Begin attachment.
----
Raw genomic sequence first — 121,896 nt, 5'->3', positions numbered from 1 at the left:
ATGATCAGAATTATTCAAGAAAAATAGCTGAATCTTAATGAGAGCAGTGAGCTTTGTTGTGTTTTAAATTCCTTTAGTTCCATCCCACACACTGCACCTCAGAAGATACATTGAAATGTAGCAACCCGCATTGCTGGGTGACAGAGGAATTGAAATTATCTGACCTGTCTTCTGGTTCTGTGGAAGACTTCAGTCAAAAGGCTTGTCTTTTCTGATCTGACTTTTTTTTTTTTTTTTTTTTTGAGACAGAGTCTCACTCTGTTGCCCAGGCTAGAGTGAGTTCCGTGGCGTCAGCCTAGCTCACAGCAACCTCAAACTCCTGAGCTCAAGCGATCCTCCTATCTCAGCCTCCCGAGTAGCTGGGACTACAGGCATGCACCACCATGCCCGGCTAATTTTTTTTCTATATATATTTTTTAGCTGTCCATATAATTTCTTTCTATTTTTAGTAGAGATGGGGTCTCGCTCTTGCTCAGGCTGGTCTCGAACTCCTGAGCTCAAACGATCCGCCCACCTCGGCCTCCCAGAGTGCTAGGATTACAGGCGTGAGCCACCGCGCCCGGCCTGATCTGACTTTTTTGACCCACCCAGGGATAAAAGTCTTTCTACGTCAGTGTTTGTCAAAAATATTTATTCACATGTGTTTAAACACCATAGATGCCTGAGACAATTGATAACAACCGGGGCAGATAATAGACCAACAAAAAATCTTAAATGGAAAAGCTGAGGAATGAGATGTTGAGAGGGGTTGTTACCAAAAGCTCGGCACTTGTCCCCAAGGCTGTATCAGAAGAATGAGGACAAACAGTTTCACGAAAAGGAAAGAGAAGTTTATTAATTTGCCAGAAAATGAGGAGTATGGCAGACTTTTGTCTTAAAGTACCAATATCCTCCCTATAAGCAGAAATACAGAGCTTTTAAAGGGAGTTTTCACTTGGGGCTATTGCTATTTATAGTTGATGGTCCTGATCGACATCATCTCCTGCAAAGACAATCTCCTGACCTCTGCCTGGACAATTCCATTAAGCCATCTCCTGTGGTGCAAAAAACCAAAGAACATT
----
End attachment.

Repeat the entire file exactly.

Raw genomic sequence first — 121,896 nt, 5'->3', positions numbered from 1 at the left:
ATGATCAGAATTATTCAAGAAAAATAGCTGAATCTTAATGAGAGCAGTGAGCTTTGTTGTGTTTTAAATTCCTTTAGTTCCATCCCACACACTGCACCTCAGAAGATACATTGAAATGTAGCAACCCGCATTGCTGGGTGACAGAGGAATTGAAATTATCTGACCTGTCTTCTGGTTCTGTGGAAGACTTCAGTCAAAAGGCTTGTCTTTTCTGATCTGACTTTTTTTTTTTTTTTTTTTTTGAGACAGAGTCTCACTCTGTTGCCCAGGCTAGAGTGAGTTCCGTGGCGTCAGCCTAGCTCACAGCAACCTCAAACTCCTGAGCTCAAGCGATCCTCCTATCTCAGCCTCCCGAGTAGCTGGGACTACAGGCATGCACCACCATGCCCGGCTAATTTTTTTTCTATATATATTTTTTAGCTGTCCATATAATTTCTTTCTATTTTTAGTAGAGATGGGGTCTCGCTCTTGCTCAGGCTGGTCTCGAACTCCTGAGCTCAAACGATCCGCCCACCTCGGCCTCCCAGAGTGCTAGGATTACAGGCGTGAGCCACCGCGCCCGGCCTGATCTGACTTTTTTGACCCACCCAGGGATAAAAGTCTTTCTACGTCAGTGTTTGTCAAAAATATTTATTCACATGTGTTTAAACACCATAGATGCCTGAGACAATTGATAACAACCGGGGCAGATAATAGACCAACAAAAAATCTTAAATGGAAAAGCTGAGGAATGAGATGTTGAGAGGGGTTGTTACCAAAAGCTCGGCACTTGTCCCCAAGGCTGTATCAGAAGAATGAGGACAAACAGTTTCACGAAAAGGAAAGAGAAGTTTATTAATTTGCCAGAAAATGAGGAGTATGGCAGACTTTTGTCTTAAAGTACCAATATCCTCCCTATAAGCAGAAATACAGAGCTTTTAAAGGGAGTTTTCACTTGGGGCTATTGCTATTTATAGTTGATGGTCCTGATCGACATCATCTCCTGCAAAGACAATCTCCTGACCTCTGCCTGGACAATTCCATTAAGCCATCTCCTGTGGTGCAAAAAACCAAAGAACATT